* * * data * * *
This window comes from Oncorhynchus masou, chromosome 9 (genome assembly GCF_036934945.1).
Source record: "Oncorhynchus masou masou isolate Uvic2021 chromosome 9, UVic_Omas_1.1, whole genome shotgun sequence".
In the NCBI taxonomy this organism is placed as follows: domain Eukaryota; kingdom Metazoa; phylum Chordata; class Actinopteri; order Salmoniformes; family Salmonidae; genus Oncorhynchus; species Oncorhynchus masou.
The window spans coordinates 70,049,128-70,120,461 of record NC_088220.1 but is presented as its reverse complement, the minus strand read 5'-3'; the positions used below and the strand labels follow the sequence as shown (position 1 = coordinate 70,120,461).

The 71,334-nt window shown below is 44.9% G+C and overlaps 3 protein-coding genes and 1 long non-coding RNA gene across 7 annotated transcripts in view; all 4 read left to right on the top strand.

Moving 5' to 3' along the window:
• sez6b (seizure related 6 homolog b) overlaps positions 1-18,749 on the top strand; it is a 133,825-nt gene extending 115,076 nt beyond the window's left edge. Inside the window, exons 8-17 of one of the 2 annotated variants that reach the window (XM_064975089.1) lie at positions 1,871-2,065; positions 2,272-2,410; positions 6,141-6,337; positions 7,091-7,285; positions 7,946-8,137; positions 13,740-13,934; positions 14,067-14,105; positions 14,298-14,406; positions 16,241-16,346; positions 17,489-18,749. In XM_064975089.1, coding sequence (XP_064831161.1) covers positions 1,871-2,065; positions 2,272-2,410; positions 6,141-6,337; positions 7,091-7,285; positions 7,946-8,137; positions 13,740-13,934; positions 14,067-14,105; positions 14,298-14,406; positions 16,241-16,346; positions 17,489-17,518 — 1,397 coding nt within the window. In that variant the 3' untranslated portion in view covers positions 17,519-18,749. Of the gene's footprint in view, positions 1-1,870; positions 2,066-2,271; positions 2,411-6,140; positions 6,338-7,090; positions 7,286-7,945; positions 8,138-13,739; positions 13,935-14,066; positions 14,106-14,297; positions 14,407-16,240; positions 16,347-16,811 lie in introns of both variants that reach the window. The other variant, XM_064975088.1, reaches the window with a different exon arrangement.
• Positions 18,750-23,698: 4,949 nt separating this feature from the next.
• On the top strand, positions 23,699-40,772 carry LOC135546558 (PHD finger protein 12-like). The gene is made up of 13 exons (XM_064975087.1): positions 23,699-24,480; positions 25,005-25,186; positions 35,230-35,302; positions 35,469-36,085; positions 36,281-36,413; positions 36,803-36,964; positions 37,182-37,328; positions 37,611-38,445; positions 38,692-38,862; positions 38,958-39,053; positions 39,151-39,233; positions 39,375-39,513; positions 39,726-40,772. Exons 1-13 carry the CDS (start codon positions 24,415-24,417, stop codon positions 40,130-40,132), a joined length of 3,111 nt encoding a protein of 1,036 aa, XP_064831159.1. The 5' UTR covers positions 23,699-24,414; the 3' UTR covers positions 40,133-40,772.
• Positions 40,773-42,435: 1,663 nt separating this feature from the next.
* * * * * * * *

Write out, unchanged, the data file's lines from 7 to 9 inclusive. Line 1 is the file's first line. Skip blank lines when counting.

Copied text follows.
• sez6b (seizure related 6 homolog b) overlaps positions 1-18,749 on the top strand; it is a 133,825-nt gene extending 115,076 nt beyond the window's left edge. Inside the window, exons 8-17 of one of the 2 annotated variants that reach the window (XM_064975089.1) lie at positions 1,871-2,065; positions 2,272-2,410; positions 6,141-6,337; positions 7,091-7,285; positions 7,946-8,137; positions 13,740-13,934; positions 14,067-14,105; positions 14,298-14,406; positions 16,241-16,346; positions 17,489-18,749. In XM_064975089.1, coding sequence (XP_064831161.1) covers positions 1,871-2,065; positions 2,272-2,410; positions 6,141-6,337; positions 7,091-7,285; positions 7,946-8,137; positions 13,740-13,934; positions 14,067-14,105; positions 14,298-14,406; positions 16,241-16,346; positions 17,489-17,518 — 1,397 coding nt within the window. In that variant the 3' untranslated portion in view covers positions 17,519-18,749. Of the gene's footprint in view, positions 1-1,870; positions 2,066-2,271; positions 2,411-6,140; positions 6,338-7,090; positions 7,286-7,945; positions 8,138-13,739; positions 13,935-14,066; positions 14,106-14,297; positions 14,407-16,240; positions 16,347-16,811 lie in introns of both variants that reach the window. The other variant, XM_064975088.1, reaches the window with a different exon arrangement.
• Positions 18,750-23,698: 4,949 nt separating this feature from the next.
• On the top strand, positions 23,699-40,772 carry LOC135546558 (PHD finger protein 12-like). The gene is made up of 13 exons (XM_064975087.1): positions 23,699-24,480; positions 25,005-25,186; positions 35,230-35,302; positions 35,469-36,085; positions 36,281-36,413; positions 36,803-36,964; positions 37,182-37,328; positions 37,611-38,445; positions 38,692-38,862; positions 38,958-39,053; positions 39,151-39,233; positions 39,375-39,513; positions 39,726-40,772. Exons 1-13 carry the CDS (start codon positions 24,415-24,417, stop codon positions 40,130-40,132), a joined length of 3,111 nt encoding a protein of 1,036 aa, XP_064831159.1. The 5' UTR covers positions 23,699-24,414; the 3' UTR covers positions 40,133-40,772.